Controversial definitions reflect language

ANN ARBOR, Mich. (U-WIRE) — A new debate brews over the use of racial slurs. The focus of concern is not about who uses these words of hatred, but rather whether these words should be included within the listings of America’s dictionaries.
A petition exists to have the Merriam-Webster Company either remove or rephrase its listings for the word “nigger.” The various versions of Webster’s dictionary describe the word as being a term for a black person and an offensive slur.
The groups behind the petition say that the word’s inclusion and current definition in dictionaries gives the term legitimacy. Ugly as all racial slurs are, their presence in print do not give them credence. It is the usage of slurs in our society that perpetuates them. The makers of dictionaries have a responsibility to report on our nation’s language. They have an obligation to objectivity, just as the media is obliged to report on incidents as they happen, withholding subjective interpretation in favor of reporting the true nature of events, whatever they may be.
Last week, an Ypsilanti woman filed a lawsuit against Merriam-Webster for promoting the racist use of the word. “This is a derogatory word that dehumanizes a race of people,” Delphine Abraham said. Even the NAACP in Baltimore is moving into high gear to deal with the corporation in question.
It is good that Americans today realize the derogatory nature of this slur, but removing it from a dictionary, or even listing it as discriminatory and racist does not remove the problem. Though our nation is a young one, we have a past in which many groups were unjustly treated. The institution of equal rights under the law does not mean that America is without faults. The alteration of a racial slur’s definition in a dictionary will not prevent the innuendoes from remaining as a part of our language and culture. Perhaps these groups should focus their attention on why the word is really still in use today.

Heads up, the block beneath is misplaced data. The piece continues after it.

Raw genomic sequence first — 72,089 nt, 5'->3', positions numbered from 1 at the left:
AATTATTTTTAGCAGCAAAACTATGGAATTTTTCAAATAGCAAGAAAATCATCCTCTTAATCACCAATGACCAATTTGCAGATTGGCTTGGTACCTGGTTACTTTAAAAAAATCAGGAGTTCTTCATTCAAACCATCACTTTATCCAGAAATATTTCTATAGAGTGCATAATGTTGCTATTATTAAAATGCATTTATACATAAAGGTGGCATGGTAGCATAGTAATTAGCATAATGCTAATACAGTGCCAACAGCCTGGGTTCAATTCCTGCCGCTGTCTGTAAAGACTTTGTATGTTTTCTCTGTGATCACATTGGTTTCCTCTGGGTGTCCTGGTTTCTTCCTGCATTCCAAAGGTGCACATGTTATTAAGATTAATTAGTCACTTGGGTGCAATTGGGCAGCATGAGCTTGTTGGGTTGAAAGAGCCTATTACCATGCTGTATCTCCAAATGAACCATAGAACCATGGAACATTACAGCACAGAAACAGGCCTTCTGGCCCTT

Hiding this problem will not make it go away. Similar analogies abound. Banning crime thrillers from TV will not stop violence, nor will the suppression of a literary work like “Huckleberry Finn” erase America’s racist past. There is no doubt that if the word were removed from the pages of all dictionaries everywhere, it would still be uttered somewhere.
Racial slurs and vulgarities abound in dictionaries. Although they all have different meanings, none seems to be entirely accurate. Merriam-Webster’s policy is to print multiple definitions in order of the time in which they originated. The concerned groups demand the words’ firm assimilation into the political climate of today, and thus disregard the objective purpose of the dictionary.
Rephrasing these terms would be a meaningless gesture. Unfortunately, the terms would still be used and their hate-filled meanings would remain the same. Ugly words exist because people have base thoughts, not because dictionary makers need to fill up space. Our television shows, our news shows and our literature merely reflect our world; they do not create it.
Words are powerful; “Manifest Destiny,” the catch-phrase by which Americans overran North America, sounds prettier and easier to live with than “genocide,” the term many Native Americans might favor for the westward expansion. People who use hateful words will keep using them, and will keep finding justifications for their use. The groups pressuring Merriam-Webster should reconsider their position on this issue.

This staff editorial appeared in Tuesday’s University of Michigan Daily.